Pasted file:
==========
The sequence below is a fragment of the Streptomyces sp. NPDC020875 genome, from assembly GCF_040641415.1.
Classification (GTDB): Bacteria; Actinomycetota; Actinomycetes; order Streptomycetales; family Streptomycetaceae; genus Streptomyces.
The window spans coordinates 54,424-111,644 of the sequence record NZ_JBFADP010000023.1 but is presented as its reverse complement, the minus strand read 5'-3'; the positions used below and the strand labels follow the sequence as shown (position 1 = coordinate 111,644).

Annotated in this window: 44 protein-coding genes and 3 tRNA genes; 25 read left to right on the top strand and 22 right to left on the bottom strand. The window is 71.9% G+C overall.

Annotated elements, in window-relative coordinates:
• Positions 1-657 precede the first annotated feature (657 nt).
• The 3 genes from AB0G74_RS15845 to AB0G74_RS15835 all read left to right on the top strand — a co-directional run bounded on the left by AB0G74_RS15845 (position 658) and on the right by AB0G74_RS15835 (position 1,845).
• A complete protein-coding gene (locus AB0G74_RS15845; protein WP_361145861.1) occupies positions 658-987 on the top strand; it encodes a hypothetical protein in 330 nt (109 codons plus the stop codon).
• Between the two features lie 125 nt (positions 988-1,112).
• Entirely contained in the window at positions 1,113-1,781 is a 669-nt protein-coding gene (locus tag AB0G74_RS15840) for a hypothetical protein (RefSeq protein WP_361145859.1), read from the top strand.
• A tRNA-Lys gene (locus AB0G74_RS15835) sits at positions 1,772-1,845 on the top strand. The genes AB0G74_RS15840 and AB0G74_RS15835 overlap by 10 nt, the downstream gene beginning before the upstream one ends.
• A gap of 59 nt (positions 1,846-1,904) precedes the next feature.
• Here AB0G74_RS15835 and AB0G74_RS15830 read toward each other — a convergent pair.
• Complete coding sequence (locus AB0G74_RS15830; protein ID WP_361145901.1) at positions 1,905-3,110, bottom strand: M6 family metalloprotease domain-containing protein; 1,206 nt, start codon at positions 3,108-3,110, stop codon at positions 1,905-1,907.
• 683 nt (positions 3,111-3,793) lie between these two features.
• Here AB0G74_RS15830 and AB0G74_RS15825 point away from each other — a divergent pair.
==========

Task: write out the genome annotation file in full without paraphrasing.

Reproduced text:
The sequence below is a fragment of the Streptomyces sp. NPDC020875 genome, from assembly GCF_040641415.1.
Classification (GTDB): Bacteria; Actinomycetota; Actinomycetes; order Streptomycetales; family Streptomycetaceae; genus Streptomyces.
The window spans coordinates 54,424-111,644 of the sequence record NZ_JBFADP010000023.1 but is presented as its reverse complement, the minus strand read 5'-3'; the positions used below and the strand labels follow the sequence as shown (position 1 = coordinate 111,644).

Annotated in this window: 44 protein-coding genes and 3 tRNA genes; 25 read left to right on the top strand and 22 right to left on the bottom strand. The window is 71.9% G+C overall.

Annotated elements, in window-relative coordinates:
• Positions 1-657 precede the first annotated feature (657 nt).
• The 3 genes from AB0G74_RS15845 to AB0G74_RS15835 all read left to right on the top strand — a co-directional run bounded on the left by AB0G74_RS15845 (position 658) and on the right by AB0G74_RS15835 (position 1,845).
• A complete protein-coding gene (locus AB0G74_RS15845; protein WP_361145861.1) occupies positions 658-987 on the top strand; it encodes a hypothetical protein in 330 nt (109 codons plus the stop codon).
• Between the two features lie 125 nt (positions 988-1,112).
• Entirely contained in the window at positions 1,113-1,781 is a 669-nt protein-coding gene (locus tag AB0G74_RS15840) for a hypothetical protein (RefSeq protein WP_361145859.1), read from the top strand.
• A tRNA-Lys gene (locus AB0G74_RS15835) sits at positions 1,772-1,845 on the top strand. The genes AB0G74_RS15840 and AB0G74_RS15835 overlap by 10 nt, the downstream gene beginning before the upstream one ends.
• A gap of 59 nt (positions 1,846-1,904) precedes the next feature.
• Here AB0G74_RS15835 and AB0G74_RS15830 read toward each other — a convergent pair.
• Complete coding sequence (locus AB0G74_RS15830; protein ID WP_361145901.1) at positions 1,905-3,110, bottom strand: M6 family metalloprotease domain-containing protein; 1,206 nt, start codon at positions 3,108-3,110, stop codon at positions 1,905-1,907.
• 683 nt (positions 3,111-3,793) lie between these two features.
• Here AB0G74_RS15830 and AB0G74_RS15825 point away from each other — a divergent pair.